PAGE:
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Clauses 1

ENES MORELIA

A. Relative clauses
Relative pronouns

Subjectcannot be
ommited

Objectcan be Possessive cannot


ommited
be ommited

FOR
PEOPLE

who/ that

who(m)/that

whose

FOR
THINGS

which/ that

Which/that

whose

We use relative pronouns:


after a noun, to make it clear which person or thing we are talking about:
the house that Jack built
the woman who discovered radium
an eight-year-old boy who attempted to rob a sweet shop
to tell us more about a person or thing:
My mother, who was born overseas, has always been a great traveller.
Lord Thompson, who is 76, has just retired.
We had fish and chips, which is my favourite meal.

But we do not use that as a subject in this kind of relative clause.


We use whose as the possessive form of who:
This is George, whose brother went to school with me.
We sometimes use whom as the object of a verb or preposition:

Clauses 1

ENES MORELIA

This is George, whom you met at our house last year.


This is Georges brother, with whom I went to school.
But nowadays we normally use who:
This is George, who you met at our house last year.
This is Georges brother, who I went to school with.
When whom or which have a preposition the preposition can come at
the beginning of the clause...
I had an uncle in Germany, from who[m] I inherited a bit of money.
We bought a chainsaw, with which we cut up all the wood.
or at the end of the clause:
I had an uncle in Germany who[m] I inherited a bit of money from.
We bought a chainsaw, which we cut all the wood up with.
We can use that at the beginning of the clause:
I had an uncle in Germany that I inherited a bit of money from.
We bought a chainsaw that we cut all the wood up with.

Source: http://learnenglish.britishcouncil.org/en/node/1295/

Note

Prepositions normally go after relative pronouns. In formal speech,


prepositions can go before whom and which only (not before
who/that/whose).
The room (that/which) I slept in last night was very cozy. (usual)
The room in which I slept last night was very soft. (normal)

Expressions of quantity (some of, many of, a few of , most of, half of,
neither of, none of, a number of, etc.) can be followed by
whom/which/whose.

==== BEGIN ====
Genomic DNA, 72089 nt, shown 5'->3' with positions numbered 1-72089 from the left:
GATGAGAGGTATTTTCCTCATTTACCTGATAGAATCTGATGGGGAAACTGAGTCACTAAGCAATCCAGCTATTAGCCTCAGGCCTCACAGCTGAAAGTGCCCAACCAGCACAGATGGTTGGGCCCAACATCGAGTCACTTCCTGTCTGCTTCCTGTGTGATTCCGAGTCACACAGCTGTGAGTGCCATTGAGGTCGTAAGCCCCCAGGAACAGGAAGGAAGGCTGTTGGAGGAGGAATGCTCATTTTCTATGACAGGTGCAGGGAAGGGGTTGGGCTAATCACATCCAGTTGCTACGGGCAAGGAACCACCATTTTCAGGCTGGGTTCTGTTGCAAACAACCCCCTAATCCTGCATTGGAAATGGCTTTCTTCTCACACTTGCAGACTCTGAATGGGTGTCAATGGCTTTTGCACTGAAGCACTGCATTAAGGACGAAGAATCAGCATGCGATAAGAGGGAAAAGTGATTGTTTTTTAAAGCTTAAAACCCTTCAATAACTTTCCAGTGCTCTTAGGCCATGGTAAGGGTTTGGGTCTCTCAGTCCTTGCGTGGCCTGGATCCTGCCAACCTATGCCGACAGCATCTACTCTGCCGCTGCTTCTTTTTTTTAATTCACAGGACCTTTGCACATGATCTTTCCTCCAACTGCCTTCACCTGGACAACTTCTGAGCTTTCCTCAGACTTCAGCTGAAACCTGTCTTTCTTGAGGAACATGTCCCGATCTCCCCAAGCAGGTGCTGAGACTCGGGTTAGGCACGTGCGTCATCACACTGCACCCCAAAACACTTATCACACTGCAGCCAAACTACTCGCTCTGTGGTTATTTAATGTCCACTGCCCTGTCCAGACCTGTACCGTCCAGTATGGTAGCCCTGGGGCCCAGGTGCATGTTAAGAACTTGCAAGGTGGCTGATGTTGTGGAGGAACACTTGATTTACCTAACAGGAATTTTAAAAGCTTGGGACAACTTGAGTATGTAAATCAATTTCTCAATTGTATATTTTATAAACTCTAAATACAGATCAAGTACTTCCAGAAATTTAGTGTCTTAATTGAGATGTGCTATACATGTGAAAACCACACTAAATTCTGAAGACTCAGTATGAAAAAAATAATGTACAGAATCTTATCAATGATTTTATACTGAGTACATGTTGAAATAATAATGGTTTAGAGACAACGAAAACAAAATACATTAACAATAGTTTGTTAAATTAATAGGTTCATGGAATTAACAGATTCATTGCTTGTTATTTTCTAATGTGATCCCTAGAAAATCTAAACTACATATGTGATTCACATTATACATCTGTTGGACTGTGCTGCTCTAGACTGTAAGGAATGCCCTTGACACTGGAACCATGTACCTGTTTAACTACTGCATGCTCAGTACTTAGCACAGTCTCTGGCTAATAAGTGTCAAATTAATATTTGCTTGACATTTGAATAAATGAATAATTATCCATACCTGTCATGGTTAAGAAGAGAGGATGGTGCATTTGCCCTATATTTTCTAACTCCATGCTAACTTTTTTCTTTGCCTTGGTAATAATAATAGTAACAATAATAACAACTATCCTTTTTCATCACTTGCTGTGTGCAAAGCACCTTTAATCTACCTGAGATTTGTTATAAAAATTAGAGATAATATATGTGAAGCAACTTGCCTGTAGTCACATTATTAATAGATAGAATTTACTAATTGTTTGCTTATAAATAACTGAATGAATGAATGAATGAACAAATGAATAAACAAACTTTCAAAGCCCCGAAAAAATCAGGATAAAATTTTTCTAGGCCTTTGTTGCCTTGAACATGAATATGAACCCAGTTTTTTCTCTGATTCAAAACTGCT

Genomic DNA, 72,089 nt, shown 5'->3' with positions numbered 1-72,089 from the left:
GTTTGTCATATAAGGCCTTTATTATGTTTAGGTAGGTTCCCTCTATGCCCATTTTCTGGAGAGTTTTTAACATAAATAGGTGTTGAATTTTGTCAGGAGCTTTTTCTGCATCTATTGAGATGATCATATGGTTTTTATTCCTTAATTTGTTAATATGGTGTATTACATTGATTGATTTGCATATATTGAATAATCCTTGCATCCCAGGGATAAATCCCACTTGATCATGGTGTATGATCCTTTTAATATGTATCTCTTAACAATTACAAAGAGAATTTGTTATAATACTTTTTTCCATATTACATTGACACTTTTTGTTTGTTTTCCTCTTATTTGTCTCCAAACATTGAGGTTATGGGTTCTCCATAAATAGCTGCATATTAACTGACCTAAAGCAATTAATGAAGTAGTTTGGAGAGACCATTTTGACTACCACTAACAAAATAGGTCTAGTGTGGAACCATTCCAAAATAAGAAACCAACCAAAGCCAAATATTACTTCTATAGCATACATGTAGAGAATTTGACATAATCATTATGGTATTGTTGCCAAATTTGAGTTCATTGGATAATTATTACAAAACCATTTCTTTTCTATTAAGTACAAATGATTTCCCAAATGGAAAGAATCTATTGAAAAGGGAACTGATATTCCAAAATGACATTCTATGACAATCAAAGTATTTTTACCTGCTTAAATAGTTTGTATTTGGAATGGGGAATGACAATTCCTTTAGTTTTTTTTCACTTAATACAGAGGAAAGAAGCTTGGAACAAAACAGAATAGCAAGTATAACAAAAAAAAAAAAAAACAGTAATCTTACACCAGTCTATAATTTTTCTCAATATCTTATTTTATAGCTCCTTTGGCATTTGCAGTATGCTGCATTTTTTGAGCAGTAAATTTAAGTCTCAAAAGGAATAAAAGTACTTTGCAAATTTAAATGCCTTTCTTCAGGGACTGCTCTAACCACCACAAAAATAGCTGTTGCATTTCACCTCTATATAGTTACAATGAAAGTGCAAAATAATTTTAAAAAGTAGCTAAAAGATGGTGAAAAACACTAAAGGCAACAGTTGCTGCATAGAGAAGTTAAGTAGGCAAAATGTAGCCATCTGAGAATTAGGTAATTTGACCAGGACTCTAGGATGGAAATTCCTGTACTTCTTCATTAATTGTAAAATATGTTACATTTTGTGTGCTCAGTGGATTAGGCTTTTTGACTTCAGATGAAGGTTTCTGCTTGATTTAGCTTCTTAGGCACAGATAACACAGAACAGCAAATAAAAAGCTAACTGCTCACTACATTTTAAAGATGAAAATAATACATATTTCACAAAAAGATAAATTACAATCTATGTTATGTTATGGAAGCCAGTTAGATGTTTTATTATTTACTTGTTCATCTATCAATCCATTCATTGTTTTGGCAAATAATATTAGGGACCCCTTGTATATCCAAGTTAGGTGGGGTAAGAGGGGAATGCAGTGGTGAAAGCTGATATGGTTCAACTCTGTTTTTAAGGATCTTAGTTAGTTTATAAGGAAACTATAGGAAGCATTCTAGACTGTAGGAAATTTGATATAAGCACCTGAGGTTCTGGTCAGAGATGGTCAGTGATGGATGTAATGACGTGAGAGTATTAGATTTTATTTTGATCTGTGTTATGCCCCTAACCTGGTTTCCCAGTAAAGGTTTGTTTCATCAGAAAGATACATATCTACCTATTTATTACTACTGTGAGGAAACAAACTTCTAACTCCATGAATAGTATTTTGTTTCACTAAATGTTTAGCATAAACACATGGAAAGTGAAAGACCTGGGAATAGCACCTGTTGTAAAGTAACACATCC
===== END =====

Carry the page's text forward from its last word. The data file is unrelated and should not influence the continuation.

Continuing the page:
The school has 300 students, most of whom are computer literate.

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ENES MORELIA

Which sometimes refers to a whole sentence and cannot be omitted.


The elevator was out of order and this was very inconvenient
The elevator was out of order, which was very inconvenient.

Relative adverbs
The relative adverbs where, when & why can be used to join sentences or
clauses. They replace the more formal structure of preposition + which used
to introduce a relative clause.

Formal structure: preposition + which

More common structure using a


relative adverb

That's the restaurant in which we met for


the first time.

That's the restaurant where we met for


the first time.

That picture was taken in the park at


which I used to play.

That picture was taken in the


park where I used to play.

I remember the day on which we first met.

I remember the day when we first met.

There was a very hot summer the year in


which he was born.

There was a very hot summer the


year when he was born.

Tell me the reason for which you came


home late.

Tell me (the reason) why you came home


late.

Do you want to know the reason for


which he is angry with Sally?

Do you want to know (the


reason) why he is angry with Sally

Source: http://www.edufind.com/english-grammar/relative-adverbs/

Clauses 1

ENES MORELIA

Note

That can be used instead of when.


Ill never forget the summer when/that we went to Nice.

In/on/at which can be used instead of when and where. Where can be
omitted or substituted by that if the verb is followed by a preposition.
We stayed at a rather cheap hotel
The hotel where / at which we stayed was rather cheap

or

The hotel (that) we stayed at was rather cheap.

Defining and non-defining relative clauses


Note

Defining relative clauses provide information which is essential to the


meaning of the sentence.
No commas are used.
Students who cheat should be punished.

Non-defining relative clauses provide additional information


(not essential to the meaning of the sentence). They are put between
commas. The relative pronouns cannot be omitted; neither can we use that
instead of them.
The doctor, who is the Head of the Department, will attend the
reception.

Source:

Mitchel, H. Q. (2012). Grammar & Vocabulary Practice . EU: MM Publications .

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